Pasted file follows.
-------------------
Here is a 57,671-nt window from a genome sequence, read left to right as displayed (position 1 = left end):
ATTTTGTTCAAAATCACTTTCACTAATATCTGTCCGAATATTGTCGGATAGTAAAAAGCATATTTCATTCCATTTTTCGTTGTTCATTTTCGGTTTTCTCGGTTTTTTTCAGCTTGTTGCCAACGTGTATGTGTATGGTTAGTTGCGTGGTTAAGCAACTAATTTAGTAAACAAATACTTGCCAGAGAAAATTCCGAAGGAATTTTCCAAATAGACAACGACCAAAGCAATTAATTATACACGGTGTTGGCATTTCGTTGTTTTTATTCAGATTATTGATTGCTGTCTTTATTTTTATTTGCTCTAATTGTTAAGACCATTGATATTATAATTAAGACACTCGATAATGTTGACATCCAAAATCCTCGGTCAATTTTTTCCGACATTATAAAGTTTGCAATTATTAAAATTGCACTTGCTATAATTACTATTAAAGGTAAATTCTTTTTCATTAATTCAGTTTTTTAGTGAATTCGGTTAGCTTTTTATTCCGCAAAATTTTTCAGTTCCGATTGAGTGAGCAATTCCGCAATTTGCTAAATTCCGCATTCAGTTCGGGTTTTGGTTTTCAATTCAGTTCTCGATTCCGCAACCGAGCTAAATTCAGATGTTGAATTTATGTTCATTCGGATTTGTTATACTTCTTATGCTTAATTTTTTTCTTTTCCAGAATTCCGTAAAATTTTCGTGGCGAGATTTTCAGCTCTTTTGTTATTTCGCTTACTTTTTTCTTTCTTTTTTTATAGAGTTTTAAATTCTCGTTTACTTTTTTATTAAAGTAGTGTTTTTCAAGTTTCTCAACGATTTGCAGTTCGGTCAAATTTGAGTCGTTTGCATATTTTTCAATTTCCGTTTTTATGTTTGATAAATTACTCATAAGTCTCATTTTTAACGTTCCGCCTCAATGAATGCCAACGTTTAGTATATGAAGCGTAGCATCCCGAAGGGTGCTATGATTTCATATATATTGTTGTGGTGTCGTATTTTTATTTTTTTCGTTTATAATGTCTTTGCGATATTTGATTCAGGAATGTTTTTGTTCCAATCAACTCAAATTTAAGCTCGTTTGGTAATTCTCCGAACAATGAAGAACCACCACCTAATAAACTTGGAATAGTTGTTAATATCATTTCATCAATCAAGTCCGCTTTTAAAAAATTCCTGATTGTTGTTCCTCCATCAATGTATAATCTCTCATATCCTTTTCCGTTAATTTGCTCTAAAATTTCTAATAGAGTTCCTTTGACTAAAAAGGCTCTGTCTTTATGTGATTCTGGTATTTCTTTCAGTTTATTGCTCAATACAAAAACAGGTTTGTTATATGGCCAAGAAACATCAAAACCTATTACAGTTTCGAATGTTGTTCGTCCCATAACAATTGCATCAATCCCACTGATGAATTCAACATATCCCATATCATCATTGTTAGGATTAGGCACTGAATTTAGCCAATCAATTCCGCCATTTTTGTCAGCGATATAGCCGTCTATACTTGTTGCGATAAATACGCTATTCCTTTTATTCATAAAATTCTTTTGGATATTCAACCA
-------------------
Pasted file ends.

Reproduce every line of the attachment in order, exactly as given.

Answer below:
Here is a 57,671-nt window from a genome sequence, read left to right as displayed (position 1 = left end):
ATTTTGTTCAAAATCACTTTCACTAATATCTGTCCGAATATTGTCGGATAGTAAAAAGCATATTTCATTCCATTTTTCGTTGTTCATTTTCGGTTTTCTCGGTTTTTTTCAGCTTGTTGCCAACGTGTATGTGTATGGTTAGTTGCGTGGTTAAGCAACTAATTTAGTAAACAAATACTTGCCAGAGAAAATTCCGAAGGAATTTTCCAAATAGACAACGACCAAAGCAATTAATTATACACGGTGTTGGCATTTCGTTGTTTTTATTCAGATTATTGATTGCTGTCTTTATTTTTATTTGCTCTAATTGTTAAGACCATTGATATTATAATTAAGACACTCGATAATGTTGACATCCAAAATCCTCGGTCAATTTTTTCCGACATTATAAAGTTTGCAATTATTAAAATTGCACTTGCTATAATTACTATTAAAGGTAAATTCTTTTTCATTAATTCAGTTTTTTAGTGAATTCGGTTAGCTTTTTATTCCGCAAAATTTTTCAGTTCCGATTGAGTGAGCAATTCCGCAATTTGCTAAATTCCGCATTCAGTTCGGGTTTTGGTTTTCAATTCAGTTCTCGATTCCGCAACCGAGCTAAATTCAGATGTTGAATTTATGTTCATTCGGATTTGTTATACTTCTTATGCTTAATTTTTTTCTTTTCCAGAATTCCGTAAAATTTTCGTGGCGAGATTTTCAGCTCTTTTGTTATTTCGCTTACTTTTTTCTTTCTTTTTTTATAGAGTTTTAAATTCTCGTTTACTTTTTTATTAAAGTAGTGTTTTTCAAGTTTCTCAACGATTTGCAGTTCGGTCAAATTTGAGTCGTTTGCATATTTTTCAATTTCCGTTTTTATGTTTGATAAATTACTCATAAGTCTCATTTTTAACGTTCCGCCTCAATGAATGCCAACGTTTAGTATATGAAGCGTAGCATCCCGAAGGGTGCTATGATTTCATATATATTGTTGTGGTGTCGTATTTTTATTTTTTTCGTTTATAATGTCTTTGCGATATTTGATTCAGGAATGTTTTTGTTCCAATCAACTCAAATTTAAGCTCGTTTGGTAATTCTCCGAACAATGAAGAACCACCACCTAATAAACTTGGAATAGTTGTTAATATCATTTCATCAATCAAGTCCGCTTTTAAAAAATTCCTGATTGTTGTTCCTCCATCAATGTATAATCTCTCATATCCTTTTCCGTTAATTTGCTCTAAAATTTCTAATAGAGTTCCTTTGACTAAAAAGGCTCTGTCTTTATGTGATTCTGGTATTTCTTTCAGTTTATTGCTCAATACAAAAACAGGTTTGTTATATGGCCAAGAAACATCAAAACCTATTACAGTTTCGAATGTTGTTCGTCCCATAACAATTGCATCAATCCCACTGATGAATTCAACATATCCCATATCATCATTGTTAGGATTAGGCACTGAATTTAGCCAATCAATTCCGCCATTTTTGTCAGCGATATAGCCGTCTATACTTGTTGCGATAAATACGCTATTCCTTTTATTCATAAAATTCTTTTGGATATTCAACCA